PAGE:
Patriarch Photios, after informing all the Churches concerning these matters, convened in the year 867 a Synod in Constantinople. This Synod was held in the presence of the Emperor and many Bishops, and they first of all deposed Pope Nicholas I for his uncanonical involvement in Bulgaria, and on the other hand they condemned the heresy of the Filioque. However, that same year Pope Nicholas died, before his deposition was announced. The next year his successor Hadrian, in 868, convened a Synod in Rome, in which only Bishops from the West participated, and they anathematized Photios and burned the Minutes of the Synod of 867.
At that time there were political changes in the Empire of Constantinople, with Basil the I the Macedonian ascending the throne, resulting in Photios being banished and Ignatios being restored to the Patriarchal Throne. For the ratification of this ecclesiastical change the Emperor cooperated with Pope Hadrian for a Synod to take place in Constantinople, in order to approve these ecclesiastical changes. Indeed, the Synod met in the Church of Hagia Sophia in Constantinople in the year 869-870, with representatives of the Pope present and a few other Bishops, and they essentially imposed Papal Primacy on the Eastern Church, having made decision in accordance with the papal libel, Libellus Satisfactionis, which preceded it. In this Synod Photios was anathematized, all Bishops ordained by him were deposed, and those who followed him, monastics and laypeople, were excommunicated. Indeed, this Synod destroyed the Minutes of the Synods convened by Photios the Great (861 and 867).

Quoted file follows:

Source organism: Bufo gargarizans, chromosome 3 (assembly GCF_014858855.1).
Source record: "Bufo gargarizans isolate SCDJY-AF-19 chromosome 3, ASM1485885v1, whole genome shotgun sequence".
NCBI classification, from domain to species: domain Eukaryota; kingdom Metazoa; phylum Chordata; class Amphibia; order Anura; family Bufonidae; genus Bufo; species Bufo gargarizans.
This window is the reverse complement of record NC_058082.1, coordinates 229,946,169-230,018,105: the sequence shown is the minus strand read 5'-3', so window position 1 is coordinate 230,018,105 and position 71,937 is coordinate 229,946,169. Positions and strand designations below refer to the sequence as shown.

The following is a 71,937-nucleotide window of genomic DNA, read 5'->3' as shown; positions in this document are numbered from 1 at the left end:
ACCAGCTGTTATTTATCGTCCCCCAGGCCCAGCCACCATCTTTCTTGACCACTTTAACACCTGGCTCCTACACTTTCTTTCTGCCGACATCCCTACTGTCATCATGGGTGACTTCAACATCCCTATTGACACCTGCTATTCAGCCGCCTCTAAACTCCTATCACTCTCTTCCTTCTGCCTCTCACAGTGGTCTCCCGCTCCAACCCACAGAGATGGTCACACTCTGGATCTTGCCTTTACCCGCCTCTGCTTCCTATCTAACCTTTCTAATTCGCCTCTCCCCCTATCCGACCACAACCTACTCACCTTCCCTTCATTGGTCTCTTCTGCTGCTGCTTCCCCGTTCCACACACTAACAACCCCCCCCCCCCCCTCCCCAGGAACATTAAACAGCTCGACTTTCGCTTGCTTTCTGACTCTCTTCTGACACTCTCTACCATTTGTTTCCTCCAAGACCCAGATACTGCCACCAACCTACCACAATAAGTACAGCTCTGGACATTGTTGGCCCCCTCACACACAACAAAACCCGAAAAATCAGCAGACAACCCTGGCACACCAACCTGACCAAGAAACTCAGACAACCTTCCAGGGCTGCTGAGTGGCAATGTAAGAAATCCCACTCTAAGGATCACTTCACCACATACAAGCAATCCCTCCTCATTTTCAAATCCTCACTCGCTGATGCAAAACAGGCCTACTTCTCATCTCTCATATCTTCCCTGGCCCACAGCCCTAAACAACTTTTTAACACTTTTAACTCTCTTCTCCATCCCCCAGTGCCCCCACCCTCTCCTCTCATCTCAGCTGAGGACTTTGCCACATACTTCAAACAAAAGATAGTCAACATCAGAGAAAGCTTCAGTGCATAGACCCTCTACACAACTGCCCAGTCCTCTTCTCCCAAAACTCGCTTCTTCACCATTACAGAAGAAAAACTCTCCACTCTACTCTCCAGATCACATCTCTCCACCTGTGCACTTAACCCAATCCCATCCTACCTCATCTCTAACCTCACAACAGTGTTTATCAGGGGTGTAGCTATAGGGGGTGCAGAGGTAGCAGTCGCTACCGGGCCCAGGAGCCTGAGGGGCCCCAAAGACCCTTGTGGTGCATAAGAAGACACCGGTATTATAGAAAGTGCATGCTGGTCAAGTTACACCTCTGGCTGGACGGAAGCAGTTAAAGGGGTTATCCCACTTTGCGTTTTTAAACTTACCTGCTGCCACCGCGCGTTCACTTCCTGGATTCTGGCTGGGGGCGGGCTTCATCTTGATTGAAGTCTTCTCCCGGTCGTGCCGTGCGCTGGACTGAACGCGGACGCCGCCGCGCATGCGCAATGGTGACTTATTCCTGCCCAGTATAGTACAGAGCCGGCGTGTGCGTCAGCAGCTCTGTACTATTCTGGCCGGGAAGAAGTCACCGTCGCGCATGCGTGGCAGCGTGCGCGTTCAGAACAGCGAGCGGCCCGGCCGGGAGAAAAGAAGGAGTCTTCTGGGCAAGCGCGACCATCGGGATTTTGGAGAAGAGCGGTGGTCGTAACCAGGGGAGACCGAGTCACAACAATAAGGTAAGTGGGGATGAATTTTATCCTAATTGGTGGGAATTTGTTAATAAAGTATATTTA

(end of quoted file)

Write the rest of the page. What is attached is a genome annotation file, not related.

Shortly after Ignatios and Photios reconciled, and after the passing of Ignatios in the year 878 Photios was restored for a second time to the Patriarchal Throne. Thus, the next year in 879-880 there convened in the Church of Hagia Sophia in Constantinople a Great Synod, which the new Pope John VIII was invited to attend, which he did through his envoys. This Synod annulled the anathema imposed on Photios by the Synod of 869-870, it condemned the Filioque, it tackled ecclesiastical issues, and essentially denied the Primacy of the Pope over all the Churches. This Synod is very important from the side of the Orthodox and is of great significance. Beyond the dogmatic issue of the Filioque, it established the autocephaly of each Church and the non-intervention of the Pope in other ecclesiastical jurisdictions, thereby essentially denying the Primacy of the Pope. We will see these topics analyzed further on.
Here we must note the difference between Ignatios and Photios. Both had love for God and a good disposition, but Ignatios and his followers did not realize that at the time significant games were being played with doctrinal, canonical and political issues, since the Pope sought to guarantee his absolute dominance across the Church, and the Franks sought to expand eastward as well and usurp areas of the eastern part of the Roman Empire. Conversely Photios, despite his holiness and wisdom, was a manageable, clever and skillful diplomat, and foresaw the political and ecclesiastical dangers, and with this perspective he faced the situation. The problem was not about the Throne, but it was theological, ecclesiastical and national issues they were facing at the time.
Translated by John Sanidopoulos.